Susan Tsvangirai, wife of Zimbabwean opposition-leader-turned-Prime Minister Morgan Tsvangirai, died Friday afternoon in an apparent road accident that also injured the premier. The Movement for Democratic Change (MDC) leader was travelling with his wife from the capital, Harare, to his rural home near Buhera, when their Mercedes collided head-on with a heavy truck. Mrs. Tsvangirai suffered serious injuries and died soon afterwards. Her husband, 56, was conscious and appeared to be in a stable condition after the accident, although not yet aware of his wife's fate. "I'm worried about my wife," he told a TIME correspondent at at Avenues Clinic in Harare, shortly before he was visited by his erstwhile nemesis, President Robert Mugabe.
Despite Zimbabwe's recent history of political violence against opponents of President Mugabe, all indications are that there was no reason to suspect foul play in the death of Mrs. Tsvangirai. A Harare-based goods trader, Madeline Zhou, who passed by the scene of the accident, told TIME, "It was horrible. Tragic. We thought no one survived." Still, enemies of Mugabe's Zanu-PF party have been known to have been killed in staged accidents, and rumours immediately began circulating across Zimbabwe. One veteran Zimbabwean journalist, who spoke on condition of anonymity, said that whatever the true circumstances of Mrs. Tsvangirai's death, for many Zimbabweans "the immediate conclusion will be that this accident was foul play." (See pictures of political violence in Zimbabwe)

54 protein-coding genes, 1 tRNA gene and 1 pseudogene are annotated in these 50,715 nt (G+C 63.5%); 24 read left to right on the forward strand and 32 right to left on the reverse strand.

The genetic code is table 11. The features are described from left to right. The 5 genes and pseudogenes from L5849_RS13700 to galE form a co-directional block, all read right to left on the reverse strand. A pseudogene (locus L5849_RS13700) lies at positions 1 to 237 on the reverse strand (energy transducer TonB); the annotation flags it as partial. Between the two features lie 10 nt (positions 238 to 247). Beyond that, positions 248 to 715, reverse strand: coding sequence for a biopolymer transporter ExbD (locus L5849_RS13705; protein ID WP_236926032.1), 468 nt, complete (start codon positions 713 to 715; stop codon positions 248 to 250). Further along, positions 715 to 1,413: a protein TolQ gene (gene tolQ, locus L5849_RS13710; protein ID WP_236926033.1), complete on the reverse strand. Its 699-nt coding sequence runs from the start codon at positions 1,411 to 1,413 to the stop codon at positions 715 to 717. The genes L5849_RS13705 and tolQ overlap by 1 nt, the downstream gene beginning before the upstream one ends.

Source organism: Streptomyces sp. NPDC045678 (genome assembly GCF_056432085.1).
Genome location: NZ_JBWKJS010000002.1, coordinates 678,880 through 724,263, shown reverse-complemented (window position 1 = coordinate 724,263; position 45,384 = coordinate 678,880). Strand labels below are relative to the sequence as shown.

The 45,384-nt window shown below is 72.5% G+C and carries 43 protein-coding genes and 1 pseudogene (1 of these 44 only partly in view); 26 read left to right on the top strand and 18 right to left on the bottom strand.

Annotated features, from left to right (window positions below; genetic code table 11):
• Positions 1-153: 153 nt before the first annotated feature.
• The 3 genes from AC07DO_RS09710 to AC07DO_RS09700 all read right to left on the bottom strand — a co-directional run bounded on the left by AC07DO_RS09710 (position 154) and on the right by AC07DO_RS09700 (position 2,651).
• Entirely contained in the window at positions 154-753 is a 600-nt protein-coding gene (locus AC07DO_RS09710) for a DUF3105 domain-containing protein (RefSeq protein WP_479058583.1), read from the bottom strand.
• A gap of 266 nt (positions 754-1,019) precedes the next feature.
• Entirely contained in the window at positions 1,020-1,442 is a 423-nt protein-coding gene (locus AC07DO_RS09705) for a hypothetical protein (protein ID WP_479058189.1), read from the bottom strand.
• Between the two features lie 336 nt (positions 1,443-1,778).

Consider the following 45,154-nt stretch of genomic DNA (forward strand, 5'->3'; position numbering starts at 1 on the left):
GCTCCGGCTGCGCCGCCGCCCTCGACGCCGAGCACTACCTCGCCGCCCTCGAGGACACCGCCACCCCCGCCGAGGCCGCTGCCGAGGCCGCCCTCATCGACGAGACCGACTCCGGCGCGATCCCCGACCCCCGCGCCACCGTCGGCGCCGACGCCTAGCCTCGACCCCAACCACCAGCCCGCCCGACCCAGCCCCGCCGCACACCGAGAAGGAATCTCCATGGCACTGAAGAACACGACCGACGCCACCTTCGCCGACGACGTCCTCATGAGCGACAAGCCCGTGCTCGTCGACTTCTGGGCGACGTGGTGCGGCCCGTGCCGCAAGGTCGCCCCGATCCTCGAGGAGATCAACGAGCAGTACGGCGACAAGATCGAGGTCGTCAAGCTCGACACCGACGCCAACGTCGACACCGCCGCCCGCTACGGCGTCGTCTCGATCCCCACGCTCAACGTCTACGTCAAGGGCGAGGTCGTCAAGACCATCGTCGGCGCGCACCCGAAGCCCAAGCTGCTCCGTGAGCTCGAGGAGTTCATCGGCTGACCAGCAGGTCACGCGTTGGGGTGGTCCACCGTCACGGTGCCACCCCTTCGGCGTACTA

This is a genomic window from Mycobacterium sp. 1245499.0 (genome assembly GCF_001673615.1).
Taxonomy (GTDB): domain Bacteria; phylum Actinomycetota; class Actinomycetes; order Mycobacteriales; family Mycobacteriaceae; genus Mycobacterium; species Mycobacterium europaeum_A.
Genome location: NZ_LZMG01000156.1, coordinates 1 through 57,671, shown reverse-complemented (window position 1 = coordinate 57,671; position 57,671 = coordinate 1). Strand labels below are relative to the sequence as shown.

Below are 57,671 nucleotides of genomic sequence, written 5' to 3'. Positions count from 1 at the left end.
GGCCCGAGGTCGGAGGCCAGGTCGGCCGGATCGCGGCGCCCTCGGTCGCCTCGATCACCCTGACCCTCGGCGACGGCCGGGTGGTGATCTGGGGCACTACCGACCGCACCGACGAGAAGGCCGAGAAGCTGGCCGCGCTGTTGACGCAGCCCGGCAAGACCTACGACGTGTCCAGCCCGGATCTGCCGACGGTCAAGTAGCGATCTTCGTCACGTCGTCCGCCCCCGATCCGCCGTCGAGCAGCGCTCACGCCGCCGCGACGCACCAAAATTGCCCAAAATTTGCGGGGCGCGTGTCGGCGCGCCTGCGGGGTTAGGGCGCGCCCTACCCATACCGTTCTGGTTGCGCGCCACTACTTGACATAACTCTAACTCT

Morgan and Susan Tsvangirai were married in 1978 and had six children. Tsvangirai was sworn in last month as prime minister as part of a power-sharing deal meant to end the political stalemate that followed the March 2008 elections in which Tsvangirai beat Mugabe in the presidential race, prompting the ruling party to unleash a wave of repression against the MDC, in which around 200 activists were killed.